Saturday, March 10, 2012

Mini-grids, feed-in-tariff and grid parity

"With RES incentives of 15 c€/kWh, a feed-in-tariff specifically designed for mini-grids, PV electricity would reach grid parity"

This is the main conclusion of a really interesting paper (1) published by the Joint Research Center (JRC) last July. And that would mean that decentralized PV could become economically feasible for those 600 million people that currently have no access to energy services in Africa, even for those living at a reasonable distance from the existing grid.

The study compares the Levelized Cost of Electricity (€/kWh) delivered by several electrification technologies, such as: PV mini-grids, off-grid diesel generators and grid extension. The calculation attempts to find a comparable unit cost of electricity for the quatification of the Least Cost Option over the lifetime of the systems. For this purpose, up-front costs and operation costs have been evaluated and included in the calculations. Also, innovative research methodologies have been used to facilitate the decision making: spatial mapping, GIS technologies, interpolation of statistical and economic data, etc. Main considerations for the cost comparison are listed below:

Solar resource evaluation and PV  mini-grid characterization: satellite solar irradiation data made using the photovoltaic geographic information system (PVGIS) The main output is the mapping of the estimated cost of electricity (€/kWh) delivered by standard 15 kWp mini-grids in different regions of Africa (fig.1)

Large geographical differences can be observed since electricity cost from PV mini-grid ranges from 0.2 up to 0.55 c€/kWh.

Off-grid diesel generators electricity costs: As opposed to PV systems, where the capital costs are dominant, fuel consumption is the major cost over the lifetime of a diesel generator. For this purpose, the database of internatiotal diesel prices in African countries has been used, showing  large differences depending on national taxes/subsidies. Thus values range between 8 c€/l (Lybia) and 113 c€/l (Malawi) Travel data time integrating transport costs have been combined with the country-based diesel prices to estimate the specific operation costs for each location (fig.2)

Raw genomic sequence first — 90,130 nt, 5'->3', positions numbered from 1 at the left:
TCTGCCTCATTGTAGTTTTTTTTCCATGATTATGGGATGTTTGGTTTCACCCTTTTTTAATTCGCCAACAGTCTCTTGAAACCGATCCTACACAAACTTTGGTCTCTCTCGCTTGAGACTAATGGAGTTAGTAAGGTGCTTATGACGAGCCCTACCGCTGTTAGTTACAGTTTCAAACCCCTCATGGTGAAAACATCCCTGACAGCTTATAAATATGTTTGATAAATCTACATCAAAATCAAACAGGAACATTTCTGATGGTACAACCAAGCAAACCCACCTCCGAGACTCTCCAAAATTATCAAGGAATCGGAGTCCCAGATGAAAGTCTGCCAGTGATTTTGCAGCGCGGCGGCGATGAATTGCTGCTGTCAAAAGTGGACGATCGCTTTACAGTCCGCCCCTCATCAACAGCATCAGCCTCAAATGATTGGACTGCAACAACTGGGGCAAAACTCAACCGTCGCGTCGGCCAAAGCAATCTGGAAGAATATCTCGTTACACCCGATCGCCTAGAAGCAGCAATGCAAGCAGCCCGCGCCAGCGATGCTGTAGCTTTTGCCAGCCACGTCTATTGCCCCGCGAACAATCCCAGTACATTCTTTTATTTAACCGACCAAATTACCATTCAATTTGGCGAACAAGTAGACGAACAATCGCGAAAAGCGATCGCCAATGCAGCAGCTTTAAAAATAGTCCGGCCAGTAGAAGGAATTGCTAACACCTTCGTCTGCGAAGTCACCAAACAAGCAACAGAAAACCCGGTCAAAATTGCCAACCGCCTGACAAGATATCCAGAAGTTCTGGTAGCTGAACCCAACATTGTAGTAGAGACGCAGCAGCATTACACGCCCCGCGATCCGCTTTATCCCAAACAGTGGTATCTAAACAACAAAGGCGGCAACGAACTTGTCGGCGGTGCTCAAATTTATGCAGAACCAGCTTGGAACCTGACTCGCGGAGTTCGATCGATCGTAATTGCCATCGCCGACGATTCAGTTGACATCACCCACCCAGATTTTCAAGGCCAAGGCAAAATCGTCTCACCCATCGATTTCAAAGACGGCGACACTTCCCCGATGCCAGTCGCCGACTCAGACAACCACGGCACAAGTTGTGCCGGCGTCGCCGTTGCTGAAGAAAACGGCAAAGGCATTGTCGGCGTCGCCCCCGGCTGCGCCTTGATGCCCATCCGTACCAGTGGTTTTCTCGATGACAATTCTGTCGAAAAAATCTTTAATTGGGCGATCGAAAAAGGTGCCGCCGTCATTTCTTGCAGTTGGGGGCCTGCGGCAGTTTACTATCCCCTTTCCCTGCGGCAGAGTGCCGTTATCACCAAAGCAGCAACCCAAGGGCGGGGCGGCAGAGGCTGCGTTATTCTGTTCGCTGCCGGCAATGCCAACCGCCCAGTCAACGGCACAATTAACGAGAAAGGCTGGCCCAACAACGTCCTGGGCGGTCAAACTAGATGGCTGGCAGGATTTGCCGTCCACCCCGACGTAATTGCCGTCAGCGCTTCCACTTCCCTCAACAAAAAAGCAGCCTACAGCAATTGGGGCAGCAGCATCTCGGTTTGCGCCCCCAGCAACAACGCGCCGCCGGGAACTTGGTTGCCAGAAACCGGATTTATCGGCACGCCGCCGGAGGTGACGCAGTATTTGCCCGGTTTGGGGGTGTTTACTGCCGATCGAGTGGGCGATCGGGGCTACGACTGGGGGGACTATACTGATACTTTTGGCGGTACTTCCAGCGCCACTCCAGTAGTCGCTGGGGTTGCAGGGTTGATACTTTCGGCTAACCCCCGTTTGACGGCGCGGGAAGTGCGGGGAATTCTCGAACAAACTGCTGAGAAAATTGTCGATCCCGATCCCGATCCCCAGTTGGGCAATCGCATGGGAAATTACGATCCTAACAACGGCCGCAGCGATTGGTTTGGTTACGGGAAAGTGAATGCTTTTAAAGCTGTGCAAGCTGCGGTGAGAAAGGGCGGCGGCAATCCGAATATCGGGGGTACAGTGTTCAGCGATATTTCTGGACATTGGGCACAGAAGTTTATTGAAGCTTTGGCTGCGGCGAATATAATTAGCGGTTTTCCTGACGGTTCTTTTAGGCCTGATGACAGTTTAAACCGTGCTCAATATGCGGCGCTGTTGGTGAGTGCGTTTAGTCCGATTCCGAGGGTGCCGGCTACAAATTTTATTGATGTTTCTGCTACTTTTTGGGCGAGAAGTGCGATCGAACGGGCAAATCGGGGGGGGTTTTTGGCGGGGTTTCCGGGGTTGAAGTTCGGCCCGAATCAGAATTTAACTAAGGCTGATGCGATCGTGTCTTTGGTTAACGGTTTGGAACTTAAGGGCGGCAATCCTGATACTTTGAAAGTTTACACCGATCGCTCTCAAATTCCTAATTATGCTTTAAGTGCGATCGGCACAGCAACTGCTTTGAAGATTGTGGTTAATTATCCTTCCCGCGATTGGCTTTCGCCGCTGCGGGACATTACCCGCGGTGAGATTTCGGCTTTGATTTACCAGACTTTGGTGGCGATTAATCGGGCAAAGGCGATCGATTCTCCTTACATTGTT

Grid extension: The costs of electricity, when considering grid extension, are determined by the load density (households/km2), number of HH conected and line length. Althoug for most of the Sub-Saharan countries this information is not easily available, information on existing distribution and transmission lines have been gathered from freely available databases or regional institutes. Another factors that must be considered when planning for network extension are:
  • Sensitivity of grid electricity markets to global fossil fuel prices and national subsidies
  • Differences in the connection costs depending on customers located in urban or isolated rural.
  • Capital costs of distribution and transmission facilities, that is proportional to both the circuit-length and the rated output of the generation source. And obviously, up-front costs are strongly influenced by country-based labor and material costs (see fig. 3 in this post)
By establishing an electricity cost threshold of 25 and 30 c€/kWh (appropriate according to the average cost of grid electricity in Sub-Saharan Africa) and integrating all the information mapped previously, some interesting conclusions can be obtained (see table below)


But perhaps the main one is that only 5 c€ difference in ability to pay would significantly increase the proportion of regions (see fig.3) where PV would be the Least Cost Option. So for large remote areas, where the extension costs would increase the electricity costs by around 10-15 c€/kWh, PV electricity could become competitive with grid electricity. Although it is extremely complicated to collect data from subsidies for grid electricity, for  most of the countries it can be placed in the range of 12-18 c€/kWh. Why  not subsidize with a similar amount the PV electricity?

As explained above, the analysis also reveals the high sensitivity of the decentralized rural electrification systems to the diesel prices. As fuel is often subsidized by certain African governements, why not also consider to support PV (in the form of feed-in-tariff, for example) and thus avoiding to distort the rural electrification markets?

This study confirms that renewable energy can and must play an essential role to put the energy to the service of the human development, resulting in a long-term sustainable energy mix that make the access to modern energy services affordable to the BoP. Since the lack of valid information with respect to subsidies and taxes, grid-extension master plans, load profiles and socio-economic data is one of the main barriers, the involmement of regional and national stakeholders is seen as indispensable for country-specific evaluations.

Sources:

S. Szabó, M. Moner-Girona, K. Bodis and T. Huld; "Mapping electrification costs of distributed solar and diesel generation versus grid extension"; JRC and UNEP.
"Renewable Energies in Africa"; JRC Scientific and Technical Reports.
"Technical and Economic Assessment of Off-grid, Mini-grid and Grid Electrification Technologies"; ESMAP Technical Paper 121/07.